Calgary Mayor Jyoti Gondek says the city will be conducting its own independent review into a dog attack that led to the death of a senior but adds EMS dispatch is to blame for the victim’s death.
She made the comments on Thursday afternoon after Premier Jason Kenney, Health Minister Copping and AHS’ interim president and CEO Mauro Chies all responded to the deadly attack that occurred on Sunday.
Premier Jason Kenney, speaking at an availability at the University of Calgary, responded to the situation, saying that it took too long for EMS to arrive. He also said that AHS must do all they can to find out what happened.
“I understand that AHS and the chief paramedic are doing an investigation, working with the Calgary Police Service,” he said. “They need to get to the bottom of this, find out what went wrong in the communications so that this doesn’t happen in the future.”
Mauro Chies, AHS’ interim president and CEO, said there will be an independent review into the EMS response into the dog attack on June 5. He said it is expected to take “approximately four months.”
“In addition, AHS is conducting a quality assurance review, which is designed to identify areas where the system can be improved and strengthened,” he said.
Chies says that AHS will take steps to improve services wherever shortcomings are found in their system.
“We are taking action. We are adding additional ambulances, including 19 in Calgary and Edmonton. Nine of those will be deployed at the end of this month.”
Chies added he is grateful for all EMS personnel in Alberta.
“To those paramedics and public safety partners who attended Sunday’s scene, thank you for your care.”
On June 5, 86-year-old Betty Ann Williams was mauled by her neighbour’s pitbull-type dogs while she was gardening.
Another resident called 911 for help, but EMS took approximately 30 minutes to arrive to treat Williams’ injuries.
The victim was taken to hospital but she later died.
Authorities say they are still working to determine what happened, but preliminary reports indicated that according to the information provided by the caller, dispatchers classified the situation as “non-life-threatening.”
‘DEEP DIVE’ INTO REPORT
Health Minister Jason Copping added he understood there are concerns being raised about the government’s move to consolidate 911 dispatch services, but that did not impact the nature of the call.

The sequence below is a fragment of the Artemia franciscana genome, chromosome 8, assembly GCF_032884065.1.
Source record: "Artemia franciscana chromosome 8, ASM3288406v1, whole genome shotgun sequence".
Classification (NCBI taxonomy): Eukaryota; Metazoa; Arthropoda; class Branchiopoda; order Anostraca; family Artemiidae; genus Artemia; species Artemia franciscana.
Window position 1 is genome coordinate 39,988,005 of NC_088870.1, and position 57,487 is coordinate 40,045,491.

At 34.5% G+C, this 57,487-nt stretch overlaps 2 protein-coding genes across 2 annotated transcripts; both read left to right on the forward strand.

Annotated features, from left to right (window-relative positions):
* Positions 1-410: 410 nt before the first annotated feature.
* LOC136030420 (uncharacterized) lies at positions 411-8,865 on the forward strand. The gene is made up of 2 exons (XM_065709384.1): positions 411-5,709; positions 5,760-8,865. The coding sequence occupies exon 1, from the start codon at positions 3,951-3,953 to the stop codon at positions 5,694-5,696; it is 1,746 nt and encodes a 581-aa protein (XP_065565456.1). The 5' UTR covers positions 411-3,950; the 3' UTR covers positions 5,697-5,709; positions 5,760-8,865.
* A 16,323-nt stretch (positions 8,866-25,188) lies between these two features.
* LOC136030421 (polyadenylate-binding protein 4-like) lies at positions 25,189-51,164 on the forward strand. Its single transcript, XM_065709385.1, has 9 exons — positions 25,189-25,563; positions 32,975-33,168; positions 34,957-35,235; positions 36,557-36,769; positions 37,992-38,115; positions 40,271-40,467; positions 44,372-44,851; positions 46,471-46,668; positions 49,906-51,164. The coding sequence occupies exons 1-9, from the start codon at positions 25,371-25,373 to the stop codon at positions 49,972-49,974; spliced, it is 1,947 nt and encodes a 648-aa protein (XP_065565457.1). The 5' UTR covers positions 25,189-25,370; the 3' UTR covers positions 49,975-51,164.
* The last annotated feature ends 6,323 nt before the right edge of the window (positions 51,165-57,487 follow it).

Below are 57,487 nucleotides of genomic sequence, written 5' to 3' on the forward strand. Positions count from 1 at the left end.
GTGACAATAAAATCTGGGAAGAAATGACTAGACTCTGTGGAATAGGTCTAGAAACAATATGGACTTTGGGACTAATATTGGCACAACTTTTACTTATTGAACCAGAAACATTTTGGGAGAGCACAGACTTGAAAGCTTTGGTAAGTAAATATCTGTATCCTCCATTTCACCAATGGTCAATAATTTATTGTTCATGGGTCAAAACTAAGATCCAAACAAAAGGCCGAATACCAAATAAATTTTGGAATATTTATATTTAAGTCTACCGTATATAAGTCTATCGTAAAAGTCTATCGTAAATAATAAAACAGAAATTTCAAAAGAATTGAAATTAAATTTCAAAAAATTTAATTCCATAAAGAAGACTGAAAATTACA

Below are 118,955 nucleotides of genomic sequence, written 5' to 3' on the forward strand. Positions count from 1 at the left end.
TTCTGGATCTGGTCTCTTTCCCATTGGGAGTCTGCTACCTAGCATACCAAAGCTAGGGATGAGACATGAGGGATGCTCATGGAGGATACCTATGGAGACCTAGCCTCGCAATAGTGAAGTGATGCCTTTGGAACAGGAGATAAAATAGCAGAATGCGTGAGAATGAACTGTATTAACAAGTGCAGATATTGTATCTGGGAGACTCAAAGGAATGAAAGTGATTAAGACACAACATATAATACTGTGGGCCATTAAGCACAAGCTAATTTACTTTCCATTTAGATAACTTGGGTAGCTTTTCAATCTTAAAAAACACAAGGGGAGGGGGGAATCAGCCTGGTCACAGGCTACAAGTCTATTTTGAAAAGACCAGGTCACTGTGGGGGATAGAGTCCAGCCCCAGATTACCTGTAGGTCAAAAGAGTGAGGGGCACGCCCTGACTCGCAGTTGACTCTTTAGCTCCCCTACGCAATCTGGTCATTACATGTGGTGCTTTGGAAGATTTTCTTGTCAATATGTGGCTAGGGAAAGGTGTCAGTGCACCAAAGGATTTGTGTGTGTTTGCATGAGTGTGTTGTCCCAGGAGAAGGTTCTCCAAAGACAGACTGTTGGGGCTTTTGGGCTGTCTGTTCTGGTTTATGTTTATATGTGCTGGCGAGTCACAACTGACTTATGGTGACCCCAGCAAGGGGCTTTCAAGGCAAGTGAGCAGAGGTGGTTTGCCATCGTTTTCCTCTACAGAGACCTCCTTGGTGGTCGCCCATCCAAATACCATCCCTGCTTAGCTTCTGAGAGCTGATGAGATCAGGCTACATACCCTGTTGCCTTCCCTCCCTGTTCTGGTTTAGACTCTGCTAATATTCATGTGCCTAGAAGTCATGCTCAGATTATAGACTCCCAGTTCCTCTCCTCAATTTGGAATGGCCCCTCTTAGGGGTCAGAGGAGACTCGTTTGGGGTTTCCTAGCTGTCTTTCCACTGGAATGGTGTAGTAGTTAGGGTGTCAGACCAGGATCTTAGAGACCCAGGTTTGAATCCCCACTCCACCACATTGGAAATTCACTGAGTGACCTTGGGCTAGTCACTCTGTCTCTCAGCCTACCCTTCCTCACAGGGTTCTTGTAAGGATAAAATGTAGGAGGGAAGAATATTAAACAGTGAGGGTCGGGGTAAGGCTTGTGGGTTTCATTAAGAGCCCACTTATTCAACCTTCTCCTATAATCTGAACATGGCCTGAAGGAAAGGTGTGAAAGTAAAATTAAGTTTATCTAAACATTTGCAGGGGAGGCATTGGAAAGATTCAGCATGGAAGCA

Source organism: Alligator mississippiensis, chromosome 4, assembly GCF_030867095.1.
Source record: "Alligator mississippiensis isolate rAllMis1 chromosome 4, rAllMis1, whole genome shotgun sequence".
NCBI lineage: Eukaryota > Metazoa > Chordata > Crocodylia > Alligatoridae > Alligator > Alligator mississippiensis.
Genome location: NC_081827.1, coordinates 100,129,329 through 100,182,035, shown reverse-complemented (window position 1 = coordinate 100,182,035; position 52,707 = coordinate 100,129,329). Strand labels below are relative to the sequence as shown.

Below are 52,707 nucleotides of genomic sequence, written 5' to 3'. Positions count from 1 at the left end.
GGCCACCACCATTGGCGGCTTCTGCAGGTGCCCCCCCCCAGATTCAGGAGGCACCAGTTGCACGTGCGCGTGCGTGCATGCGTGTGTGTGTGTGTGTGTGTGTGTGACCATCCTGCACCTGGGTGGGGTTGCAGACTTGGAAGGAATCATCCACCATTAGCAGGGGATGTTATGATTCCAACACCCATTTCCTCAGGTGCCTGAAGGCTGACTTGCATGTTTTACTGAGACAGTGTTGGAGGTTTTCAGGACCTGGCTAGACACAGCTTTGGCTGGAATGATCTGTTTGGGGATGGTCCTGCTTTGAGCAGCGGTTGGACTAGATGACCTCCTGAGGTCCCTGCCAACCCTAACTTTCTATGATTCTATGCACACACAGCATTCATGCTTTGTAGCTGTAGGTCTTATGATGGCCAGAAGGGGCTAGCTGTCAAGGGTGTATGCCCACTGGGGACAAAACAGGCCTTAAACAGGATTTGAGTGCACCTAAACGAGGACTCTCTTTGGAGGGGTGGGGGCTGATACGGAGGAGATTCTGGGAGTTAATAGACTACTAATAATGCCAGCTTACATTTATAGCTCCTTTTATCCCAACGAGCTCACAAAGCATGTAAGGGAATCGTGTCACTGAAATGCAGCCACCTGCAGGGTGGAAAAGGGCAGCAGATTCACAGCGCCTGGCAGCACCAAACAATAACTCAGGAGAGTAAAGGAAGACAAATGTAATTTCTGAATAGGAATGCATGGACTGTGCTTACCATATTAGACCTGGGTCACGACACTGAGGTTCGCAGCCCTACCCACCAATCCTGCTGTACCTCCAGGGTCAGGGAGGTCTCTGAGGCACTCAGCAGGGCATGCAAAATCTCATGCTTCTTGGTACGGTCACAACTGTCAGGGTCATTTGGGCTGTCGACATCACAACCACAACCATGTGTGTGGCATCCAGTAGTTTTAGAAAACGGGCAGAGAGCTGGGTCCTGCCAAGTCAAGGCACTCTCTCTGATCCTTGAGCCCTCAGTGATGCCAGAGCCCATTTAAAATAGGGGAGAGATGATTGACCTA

“We did commit to the municipalities to do an independent review of that and that is ongoing.”
Once the full report is available on the dog attack, Copping said they will be conducting a “deep dive” into what went wrong.
“We’ll look to their recommendations and make changes where necessary.”
CALGARY TO LAUNCH SEPARATE INVESTIGATION
While AHS has initiated an independent investigation into the response, the City of Calgary says it will launch its own investigation and review in response to the fatal dog attack on Sunday.
“We welcome the recent announcement from the Province of Alberta that there will be an independent review of this incident and are committed to supporting that process to our fullest ability,” said Calgary Fire Chief Steve Dongworth during a news conference on Thursday afternoon.
Gondek says she doesn’t believe the province or AHS when it said Williams’ death was not an issue of consolidating dispatch services.
“I don’t buy what they’re saying,” she said, adding that she would love to see the province’s review be completed a lot faster.
“I know how the machine works, so it’s devastating that it’s going to take four months but I also want it done properly.”
She added that no matter how long the work takes, it shouldn’t cloud the fact that the system is not working.
“They need to go back to the system that existed that was world-class. We need to go back to it or we will lose more lives.”
AHS says the results of the independent review will be made public when they become available.